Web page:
Germanwings co-pilot 'hid illness' on crash day

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DPA/The Local - [email protected]
Germanwings co-pilot 'hid illness' on crash day
Photo: DPA

Germanwings said on Friday that it had no knowledge of a doctor-signed sick note found by investigators at flight 4U9525 co-pilot Andreas Lubitz's flat.


"Germanwings declares that the company had no sick report for this day," a statement on its website read.

It added that this matched the prosecutors' statement that the sick notes were found torn up in Lubitz's apartment.

The Rheinische Post reported that the Uniklinikum hospital in Düsseldorf said it had last seen Lubitz as a patient between February and March 10th 2015.

Sources told the newspaper that Lubitz was undergoing diagnosis for physical, not mental symptoms.

A statement from the hospital said that the co-pilot's files were being handed over to investigating prosecutors.

But Berlin's Tagesspiegel newspaper reported on Friday that "Düsseldorf sources" told it the sick notes found at his flat were for depression.

None of the newspaper reports have been confirmed by official sources.

State prosecutors in Düsseldorf had earlier revealed that they found the destroyed sick notes, covering the day of the crash, in a search of the flat on Thursday evening.

That fact "supports the provisional finding that the dead man hid his illness from his employer and his colleagues".

They added that the search of Lubitz's apartment in Düsseldorf did not reveal a suicide note or claim of responsibility.

There were no clues as to a political or religious background to Lubitz's actions, the prosecutors said.

Investigators secured documents "indicating an existing illness and corresponding medical treatment" were found at the apartment, the statement said.

German workers in all kinds of jobs have to visit the doctor and get a formal sick note to justify time off from work.

Berlin's Tagesspiegel reported that an "informed source" said the co-pilot had been in treatment for depression at Düsseldorf's Uniklinik hospital.

"The puzzle is coming together," the informant told the newspaper.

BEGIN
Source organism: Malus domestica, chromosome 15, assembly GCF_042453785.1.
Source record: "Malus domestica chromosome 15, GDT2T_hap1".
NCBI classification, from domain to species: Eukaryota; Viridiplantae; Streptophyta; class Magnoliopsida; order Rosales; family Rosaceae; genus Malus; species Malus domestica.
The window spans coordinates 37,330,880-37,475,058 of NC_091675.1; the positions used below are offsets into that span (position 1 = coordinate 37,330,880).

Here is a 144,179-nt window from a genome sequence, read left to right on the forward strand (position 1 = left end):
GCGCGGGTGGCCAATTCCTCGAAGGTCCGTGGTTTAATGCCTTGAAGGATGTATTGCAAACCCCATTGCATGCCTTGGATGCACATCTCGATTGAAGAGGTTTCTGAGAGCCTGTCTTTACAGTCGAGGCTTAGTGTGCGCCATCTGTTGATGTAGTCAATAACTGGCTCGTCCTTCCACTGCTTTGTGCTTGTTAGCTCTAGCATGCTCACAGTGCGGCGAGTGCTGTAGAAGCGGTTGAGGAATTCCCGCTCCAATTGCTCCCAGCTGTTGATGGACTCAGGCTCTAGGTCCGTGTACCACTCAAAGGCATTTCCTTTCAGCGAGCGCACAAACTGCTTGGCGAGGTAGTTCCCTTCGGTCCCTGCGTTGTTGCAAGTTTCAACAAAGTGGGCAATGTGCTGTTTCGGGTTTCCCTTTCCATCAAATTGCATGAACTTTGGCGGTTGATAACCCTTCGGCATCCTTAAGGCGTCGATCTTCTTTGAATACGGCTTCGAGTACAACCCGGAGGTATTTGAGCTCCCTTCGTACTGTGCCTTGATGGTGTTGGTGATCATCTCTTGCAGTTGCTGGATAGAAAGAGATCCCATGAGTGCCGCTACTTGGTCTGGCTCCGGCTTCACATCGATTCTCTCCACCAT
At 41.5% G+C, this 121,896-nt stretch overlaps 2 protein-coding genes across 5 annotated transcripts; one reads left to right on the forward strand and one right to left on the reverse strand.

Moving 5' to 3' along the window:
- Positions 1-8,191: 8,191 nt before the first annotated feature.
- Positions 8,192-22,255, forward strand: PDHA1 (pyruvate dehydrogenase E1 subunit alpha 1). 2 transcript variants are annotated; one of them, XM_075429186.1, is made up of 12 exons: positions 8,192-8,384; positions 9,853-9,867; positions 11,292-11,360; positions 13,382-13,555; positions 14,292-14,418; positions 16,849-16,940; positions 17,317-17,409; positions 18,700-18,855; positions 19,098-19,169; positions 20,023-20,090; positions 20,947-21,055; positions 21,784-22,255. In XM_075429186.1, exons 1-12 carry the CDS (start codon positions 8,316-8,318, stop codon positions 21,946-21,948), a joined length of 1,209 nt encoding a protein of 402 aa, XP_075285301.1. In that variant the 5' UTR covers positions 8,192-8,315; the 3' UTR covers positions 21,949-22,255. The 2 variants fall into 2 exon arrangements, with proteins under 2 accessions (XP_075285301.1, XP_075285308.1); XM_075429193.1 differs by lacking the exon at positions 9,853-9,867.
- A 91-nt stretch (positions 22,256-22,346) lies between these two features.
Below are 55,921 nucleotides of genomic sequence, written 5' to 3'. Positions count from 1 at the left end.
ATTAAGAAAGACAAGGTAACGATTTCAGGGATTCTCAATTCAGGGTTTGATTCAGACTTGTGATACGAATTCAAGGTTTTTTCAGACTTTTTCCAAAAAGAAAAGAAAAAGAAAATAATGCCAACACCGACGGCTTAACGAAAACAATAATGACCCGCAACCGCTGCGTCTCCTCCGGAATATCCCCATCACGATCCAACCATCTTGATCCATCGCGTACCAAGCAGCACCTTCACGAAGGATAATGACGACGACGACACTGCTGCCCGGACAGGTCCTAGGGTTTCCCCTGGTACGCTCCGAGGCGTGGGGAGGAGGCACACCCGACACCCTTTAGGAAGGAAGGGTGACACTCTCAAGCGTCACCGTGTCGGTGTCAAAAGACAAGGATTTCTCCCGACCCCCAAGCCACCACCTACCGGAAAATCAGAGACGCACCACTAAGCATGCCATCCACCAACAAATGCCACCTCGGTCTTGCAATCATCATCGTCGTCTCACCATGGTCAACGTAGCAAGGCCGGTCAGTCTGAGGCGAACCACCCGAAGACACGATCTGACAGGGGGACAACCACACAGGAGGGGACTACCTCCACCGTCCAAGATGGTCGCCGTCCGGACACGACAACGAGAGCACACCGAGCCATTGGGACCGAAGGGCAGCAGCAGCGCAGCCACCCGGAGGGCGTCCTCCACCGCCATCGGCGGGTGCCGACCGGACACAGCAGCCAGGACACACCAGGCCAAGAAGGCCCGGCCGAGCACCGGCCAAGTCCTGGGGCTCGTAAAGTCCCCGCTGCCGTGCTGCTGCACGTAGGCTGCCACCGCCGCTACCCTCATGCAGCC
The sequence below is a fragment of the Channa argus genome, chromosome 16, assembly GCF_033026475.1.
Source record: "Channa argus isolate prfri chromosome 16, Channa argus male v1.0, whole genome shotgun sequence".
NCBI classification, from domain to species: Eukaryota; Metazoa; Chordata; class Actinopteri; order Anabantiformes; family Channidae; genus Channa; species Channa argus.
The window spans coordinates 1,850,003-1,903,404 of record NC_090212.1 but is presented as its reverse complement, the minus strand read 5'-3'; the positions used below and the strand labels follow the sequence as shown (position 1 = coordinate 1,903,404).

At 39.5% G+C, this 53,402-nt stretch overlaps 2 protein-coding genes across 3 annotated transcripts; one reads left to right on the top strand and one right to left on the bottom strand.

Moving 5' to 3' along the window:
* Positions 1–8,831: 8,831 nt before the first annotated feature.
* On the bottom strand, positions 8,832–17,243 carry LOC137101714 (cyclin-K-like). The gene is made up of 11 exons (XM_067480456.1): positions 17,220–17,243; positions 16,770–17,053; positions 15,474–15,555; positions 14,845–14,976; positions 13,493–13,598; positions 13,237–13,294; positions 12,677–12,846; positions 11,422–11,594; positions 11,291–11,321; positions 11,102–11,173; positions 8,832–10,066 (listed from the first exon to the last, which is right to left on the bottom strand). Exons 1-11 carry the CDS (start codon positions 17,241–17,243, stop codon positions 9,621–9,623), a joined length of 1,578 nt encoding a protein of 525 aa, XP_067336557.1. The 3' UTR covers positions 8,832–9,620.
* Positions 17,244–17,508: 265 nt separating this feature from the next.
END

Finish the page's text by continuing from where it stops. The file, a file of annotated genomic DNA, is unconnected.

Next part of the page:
Neither Germanwings parent company Lufthansa nor pilots' union Vereinigung Cockpit would comment immediately on the news when contacted by The Local.

The Düsseldorf authorities have informed their colleagues in France working on the case.

Long struggle with mental illness

Andreas Lubitz had a history of depression and had to take an 11-month break from his training in Arizona before qualifying as a pilot, Bild newspaper revealed on Friday.

Lubitz was briefly listed as "unable to fly" during his training period in the USA, the paper reported, while his personnel file at the German Air Travel Authority (Luftfahrtbundesamt) and his pilot's licence were marked with a code, "SIC", indicating he was subject to regular medical checks.

Police who searched the apartment had earlier said there was "no smoking gun" in Lubitz's home.

Hours-long search

Düsseldorf police spent four hours searching the apartment on Thursday evening following a request from French prosecutors investigating the crash.

Lubitz's parents' house in the neighbouring state of Rhineland-Palatinate was also searched.

No rush to judgement

On Friday the Royal College of Psychiatrists in the UK issued a statement about the GermanWings plane crash, urging caution around the discussion of co-pilot Lubitz’ depression.

"The loss of the GermanWings Airbus is a ghastly horror. Until the facts are established, we should be careful not to rush judgements," said professor Sir Simon Wessely, President of the Royal College of Psychiatrists.

"Should it be the case that one pilot had a history of depression, we must bear in mind that so do several million people [in the UK].

"It is also true that depression is usually treatable. The biggest barrier to people getting help is stigma and fear of disclosure.

"We do not yet know what might be the lessons of the loss of the Airbus, but we caution against hasty decisions that might make it more, not less, difficult for people with depression to receive appropriate treatment. This will not help sufferers, families or the public."



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